By Dr. John I. Snyder
Therefore, brothers and sisters, since we have confidence to enter the Most Holy Place by the blood of Jesus, by a new and living way opened for us through the curtain, that is, his body, and since we have a great priest over the house of God, let us draw near to God with a sincere heart and with the full assurance that faith brings, having our hearts sprinkled to cleanse us from a guilty conscience and having our bodies washed with pure water. Let us hold unswervingly to the hope we profess, for he who promised is faithful.
This truth of God’s open-door policy is one of the greatest privileges and comforts we can possibly experience in life. There isn’t a second of time when he’s not in the business of listening to our prayers or considering our distress. His court is always in session. How many people do you know whom you can always reach, no matter how busy they are, or who even answer their phone, emails, or text messages?
Yet God’s accessibility suffers from a bad case of over-familiarity. As believers, we just take for granted that God is available to us every minute of the day. We can call out to him in pray whenever we need. Built into us is something that lets us know, in a way we can’t quite explain, that there is a God and we know we have at least some access to him. Even those of other religions (or not) know there is Someone out there who hears them. That’s why most of the world prays. It seems to be stamped upon our conscience.
But what is a comfort for many, is bad news for others. The idea of a very personal God who has his door open 24/7 speaks of a connection with God that makes them very uneasy. They who would prefer that he either not exist or that he be just a god who minds his own business—an impersonal entity that we have no obligations to at all. For to acknowledge that there exists a real, near, all wise, all-powerful God who knows all there is to know about everything, means being accountable to him. It’s the idea of moral boundaries and having to explain (or ask forgiveness for) our bad behavior that’s just not a very happy thought.
But if anything about Jesus’ teaching is clear, it’s this: the Creator of the universe is absolutely personal, intimately involved in his world, highly purposeful, everywhere present, and scrupulously compassionate and attentive to his creatures. He’s there for us all the time. He’s aware of every bird, every flower, and every human being down to the last molecule and atom. He’s also aware of every issue, need, concern, fear, hope, motivation, and heart’s desire of every person.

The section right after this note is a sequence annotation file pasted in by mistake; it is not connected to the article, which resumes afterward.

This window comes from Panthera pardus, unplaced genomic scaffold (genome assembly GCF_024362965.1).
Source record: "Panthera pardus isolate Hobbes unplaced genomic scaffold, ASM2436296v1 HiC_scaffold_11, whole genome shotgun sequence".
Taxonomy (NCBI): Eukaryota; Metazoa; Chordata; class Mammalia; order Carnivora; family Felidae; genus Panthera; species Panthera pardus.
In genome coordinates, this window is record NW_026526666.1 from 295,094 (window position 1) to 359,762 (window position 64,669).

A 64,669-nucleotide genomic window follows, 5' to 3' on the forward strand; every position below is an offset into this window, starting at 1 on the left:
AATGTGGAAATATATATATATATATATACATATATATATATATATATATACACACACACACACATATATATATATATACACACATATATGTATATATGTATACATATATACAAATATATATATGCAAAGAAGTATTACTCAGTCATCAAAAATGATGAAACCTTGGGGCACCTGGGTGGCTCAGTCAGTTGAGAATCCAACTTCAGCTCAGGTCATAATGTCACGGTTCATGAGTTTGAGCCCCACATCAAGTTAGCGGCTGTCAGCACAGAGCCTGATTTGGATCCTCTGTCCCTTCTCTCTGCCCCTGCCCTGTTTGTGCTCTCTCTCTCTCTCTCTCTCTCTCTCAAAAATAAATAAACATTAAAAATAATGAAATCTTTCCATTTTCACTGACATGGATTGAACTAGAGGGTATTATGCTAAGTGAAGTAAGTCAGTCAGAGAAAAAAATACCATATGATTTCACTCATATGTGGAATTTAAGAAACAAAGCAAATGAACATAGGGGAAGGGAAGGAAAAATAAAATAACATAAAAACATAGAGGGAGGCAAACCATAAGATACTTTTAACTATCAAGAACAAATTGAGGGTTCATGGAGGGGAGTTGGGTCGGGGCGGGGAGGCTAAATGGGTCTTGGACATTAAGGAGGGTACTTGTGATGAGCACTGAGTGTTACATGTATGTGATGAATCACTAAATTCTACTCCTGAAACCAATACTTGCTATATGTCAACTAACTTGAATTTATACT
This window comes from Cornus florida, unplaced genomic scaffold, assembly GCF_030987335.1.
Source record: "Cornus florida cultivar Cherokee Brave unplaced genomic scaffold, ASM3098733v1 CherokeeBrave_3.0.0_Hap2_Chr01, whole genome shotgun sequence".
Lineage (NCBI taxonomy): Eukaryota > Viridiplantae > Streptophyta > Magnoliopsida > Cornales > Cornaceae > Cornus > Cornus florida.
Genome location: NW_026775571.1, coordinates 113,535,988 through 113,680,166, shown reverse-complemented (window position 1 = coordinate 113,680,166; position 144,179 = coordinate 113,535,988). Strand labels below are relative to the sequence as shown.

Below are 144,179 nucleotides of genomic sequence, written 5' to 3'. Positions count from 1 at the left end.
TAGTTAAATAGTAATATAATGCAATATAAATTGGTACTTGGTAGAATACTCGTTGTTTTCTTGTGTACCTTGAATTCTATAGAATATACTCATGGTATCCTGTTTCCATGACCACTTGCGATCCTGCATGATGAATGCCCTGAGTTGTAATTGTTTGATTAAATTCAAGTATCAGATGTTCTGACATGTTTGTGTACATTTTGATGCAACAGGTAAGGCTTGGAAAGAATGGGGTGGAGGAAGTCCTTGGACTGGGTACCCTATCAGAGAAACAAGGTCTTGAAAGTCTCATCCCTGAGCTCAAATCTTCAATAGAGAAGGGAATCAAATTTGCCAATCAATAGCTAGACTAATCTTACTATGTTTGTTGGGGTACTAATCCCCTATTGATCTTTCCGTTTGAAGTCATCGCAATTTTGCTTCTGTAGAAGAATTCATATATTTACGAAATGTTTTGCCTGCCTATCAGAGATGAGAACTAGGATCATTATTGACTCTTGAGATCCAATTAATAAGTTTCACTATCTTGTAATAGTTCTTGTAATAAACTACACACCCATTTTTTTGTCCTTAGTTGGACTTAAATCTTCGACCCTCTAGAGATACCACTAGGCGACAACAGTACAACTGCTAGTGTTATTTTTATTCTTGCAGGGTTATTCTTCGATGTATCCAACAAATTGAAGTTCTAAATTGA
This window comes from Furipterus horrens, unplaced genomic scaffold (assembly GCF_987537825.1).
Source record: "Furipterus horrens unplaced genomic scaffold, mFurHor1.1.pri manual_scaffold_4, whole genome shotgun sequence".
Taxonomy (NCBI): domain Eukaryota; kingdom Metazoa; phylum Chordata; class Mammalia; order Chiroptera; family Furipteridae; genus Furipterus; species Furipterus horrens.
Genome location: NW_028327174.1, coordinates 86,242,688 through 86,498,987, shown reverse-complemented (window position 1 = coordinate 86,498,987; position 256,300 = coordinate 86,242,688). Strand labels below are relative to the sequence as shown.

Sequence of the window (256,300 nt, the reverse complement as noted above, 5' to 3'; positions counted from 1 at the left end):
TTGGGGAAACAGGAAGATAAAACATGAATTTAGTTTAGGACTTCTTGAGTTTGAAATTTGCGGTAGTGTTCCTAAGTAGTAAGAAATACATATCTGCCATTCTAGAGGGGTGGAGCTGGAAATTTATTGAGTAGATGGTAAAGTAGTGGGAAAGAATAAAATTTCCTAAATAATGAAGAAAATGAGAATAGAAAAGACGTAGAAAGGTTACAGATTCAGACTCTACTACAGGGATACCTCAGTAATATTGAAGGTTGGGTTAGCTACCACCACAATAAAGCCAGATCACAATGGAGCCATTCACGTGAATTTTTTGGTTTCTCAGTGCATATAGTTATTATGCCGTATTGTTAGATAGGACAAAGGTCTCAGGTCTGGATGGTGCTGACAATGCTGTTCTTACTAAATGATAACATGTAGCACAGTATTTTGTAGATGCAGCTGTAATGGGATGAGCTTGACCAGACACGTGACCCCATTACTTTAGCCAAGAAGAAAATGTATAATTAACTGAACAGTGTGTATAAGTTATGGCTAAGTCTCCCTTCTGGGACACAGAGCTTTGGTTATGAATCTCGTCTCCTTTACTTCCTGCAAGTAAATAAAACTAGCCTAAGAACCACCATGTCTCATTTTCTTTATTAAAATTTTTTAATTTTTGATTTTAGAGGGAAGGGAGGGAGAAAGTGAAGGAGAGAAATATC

One of the central messages of Jesus is that God has flung wide open the door to his inner sanctuary and invited his creatures to be with him. When we learn to regard God as “Papa”, we should see him as the doting Father-King, full of majesty and holiness, yet also bursting with parental affection and pride.
Jesus’ message of God’s immediate and direct accessibility was considered so out of kilter with the world’s ideas and beliefs, that he was thought presumptuous and even blasphemous. No one in all history came anywhere near to saying things like this about God. This truth is unique to Christian faith.
The personally available heavenly Father is one of the distinctive facts that was first brought into the world through the Gospel of Jesus. For much of the world that really rejoices in the existence of God, this comes as an enormous relief and a source of great joy. No longer can our Creator be thought the great narcissist in the sky who spends his time admiring his own glory in the mirrors of the galaxy, but the welcoming, inviting host of the party who extends his hand to the lowliest and least expected (and least worthy) guests at the royal banquet.
Questions to consider:
1) Why do you think that for many people the whole idea of a very personal God who has his door open to his creatures 24/7 is so uncomfortable?
2) How does it affect your prayer life to know that God is aware of every bird, every flower, and every human being down to the last molecule and atom?
Think about the following statement:
There isn’t a second of time when God is not in the business of listening to our prayers or considering our plight. His court is always in session.